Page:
Braces have been around for decades, and there’s a good reason they remain a go-to teeth straightening option for adults everywhere: they work. But one thing that isn’t so certain about braces is treatment cost. It isn’t a one-size-fits-all number – it depends on a variety of factors, including your location.
Each state has different average braces costs, so you’ll likely pay a different price in Colorado than you would in California, Oklahoma, Vermont, Mississippi, etc. Because every state has a different cost of living, taxes, healthcare expenses, and more. If that seems complicated, don’t worry, because we’re here to untangle it. This guide contains everything you need to know about braces prices in Colorado.
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Cost of Adult Braces in Colorado vs. National Average
According to the American Dental Association, the national average cost for adult braces treatment is $4,800 to $7,135. Colorado is a diverse state with large cities, mountain resort destinations, and small rural towns, so braces prices can be all over the board. In most cases, Colorado falls somewhere in the middle ground.
|Area||Cost in Colorado||National Average|
|Urban||$4,500 - $6,000||$5,000|
|Suburban||$4,750 - $6,500||$5,500|
|Rural||$4,000 - $7,000||$4,000|
These ranges are estimates based on what we know about adult braces costs and some information from a few Colorado based orthodontists. But they should give you a general sense of what you might pay.
Why Are Braces So Expensive?
There’s no getting around the fact that braces are expensive. But that’s because they’re one of the most consistent and effective treatments available.
They might be visible and somewhat intrusive, but braces’ major benefit is their sturdiness. You can’t take them out like clear aligners, so they eliminate the potential for user error. Sure, you need to avoid excessively sticky or gummy foods, but in return, you’re getting surefire results. Metal brackets and wires give an orthodontist incredible control over your teeth, and during routine office visits, he or she can make adjustments to deliver the perfect results.
Braces require routine trips to the orthodontist over the course of a 12-24 month treatment timeline, and each visit costs money. Orthodontist offices have overhead costs like rent, utilities, and staff, which translate to patient fees. And don’t forget that you’re also paying for the orthodontist’s expertise and time. However, as you’ll find out, the price you ultimately pay is subject to a variety of influences, including where you live.
Looking For Affordable Orthodontic Treatment in Colorado?
Braces are a time-tested treatment option, but their price tag doesn’t fit every budget. That’s one reason why more and more adults are opting for “at-home” clear aligners like SmileDirectClub instead of braces or Invisalign.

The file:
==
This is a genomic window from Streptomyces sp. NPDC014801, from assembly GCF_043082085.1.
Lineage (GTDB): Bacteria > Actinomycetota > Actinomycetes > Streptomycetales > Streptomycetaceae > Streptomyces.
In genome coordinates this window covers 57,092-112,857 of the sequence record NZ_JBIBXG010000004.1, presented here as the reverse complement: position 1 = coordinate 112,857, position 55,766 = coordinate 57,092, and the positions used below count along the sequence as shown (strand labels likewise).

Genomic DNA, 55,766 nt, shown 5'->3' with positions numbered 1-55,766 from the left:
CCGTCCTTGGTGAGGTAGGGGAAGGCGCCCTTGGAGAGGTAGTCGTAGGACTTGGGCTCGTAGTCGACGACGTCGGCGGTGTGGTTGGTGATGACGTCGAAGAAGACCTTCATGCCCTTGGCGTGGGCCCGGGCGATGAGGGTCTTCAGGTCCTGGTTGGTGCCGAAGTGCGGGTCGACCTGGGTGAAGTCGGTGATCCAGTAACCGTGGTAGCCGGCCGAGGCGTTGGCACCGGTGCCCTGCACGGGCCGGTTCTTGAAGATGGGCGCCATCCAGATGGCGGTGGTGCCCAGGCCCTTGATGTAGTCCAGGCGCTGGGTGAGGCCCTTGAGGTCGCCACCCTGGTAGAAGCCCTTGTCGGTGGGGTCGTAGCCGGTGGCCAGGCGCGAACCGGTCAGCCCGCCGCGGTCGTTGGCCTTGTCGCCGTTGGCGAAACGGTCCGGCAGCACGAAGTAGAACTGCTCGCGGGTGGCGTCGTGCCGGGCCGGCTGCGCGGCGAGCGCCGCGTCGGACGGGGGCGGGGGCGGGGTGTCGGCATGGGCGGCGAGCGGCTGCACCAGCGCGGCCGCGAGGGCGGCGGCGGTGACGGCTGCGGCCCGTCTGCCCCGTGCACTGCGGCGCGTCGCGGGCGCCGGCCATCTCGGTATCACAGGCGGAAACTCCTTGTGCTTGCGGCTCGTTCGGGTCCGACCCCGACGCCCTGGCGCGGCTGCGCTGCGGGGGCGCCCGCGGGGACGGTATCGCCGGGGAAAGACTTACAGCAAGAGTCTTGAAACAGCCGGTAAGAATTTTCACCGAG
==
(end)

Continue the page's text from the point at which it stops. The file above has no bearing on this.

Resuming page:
By cutting office visits out of the equation and providing professional oversight in a remote format, at-home clear aligner companies offer straighter teeth for a much lower price. Our in-depth comparison guide provides all the information you'll need to choose the best provider for you.
What Factors Influence the Cost of Braces?
Braces are typically expensive. But exactly how expensive is a more complicated question. Multiple factors can influence your final bill. Some are based on your location, others are constant across state lines. We break them all down in detail below.
This is the most significant price-determining factor. A minor case of crowding or spacing simply takes less time and aligners to correct than a severe case of crossbite. The fewer office visits your teeth require, the less you’ll pay. During your initial consultation, your dentist/orthodontist can evaluate your teeth and estimate how long your treatment might take.
Type of Braces
Orthodontic technology has advanced significantly over the past couple of decades, and standard metal brackets aren’t the only option anymore. For instance, you can opt for ceramic braces that blend in with your teeth, or lingual braces that sit behind your teeth. Each of these is less noticeable than traditional braces, but they’re also more expensive. Ceramic braces can cost up to $8,000, while lingual braces can be between $8,000 and $12,000.
In general, orthodontic care costs more on the coasts and less in the middle of the country. The northeast is particularly expensive, while southern states like Alabama and Mississippi boast some of the nation’s lowest costs. Taxes can also play a role. The state will add sales tax to your total braces cost, and higher corporate taxes might cause your orthodontist to accommodate by raising prices.
Colorado and its mountainous regional companions – Utah, Wyoming, Montana, Nevada, and Idaho – have pretty average braces prices. Your braces won’t necessarily but cheap, but you won’t pay an extravagant amount either. But out of these Mountain Region states, Colorado does have the highest cost of living, which can result in higher orthodontic fees.
Speaking of Colorado’s neighbors, a couple of them might offer lower prices. Wyoming (to the north) has no income tax, so orthodontists there have fewer expenses and might charge less for treatment. All of Colorado’s immediate neighbors (Wyoming, New Mexico, Utah, Kansas, and Nebraska) have a lower cost of living. So if you live near a border, you might be able to cross over for a better deal. Just don’t drive so far that travel expenses offset your savings.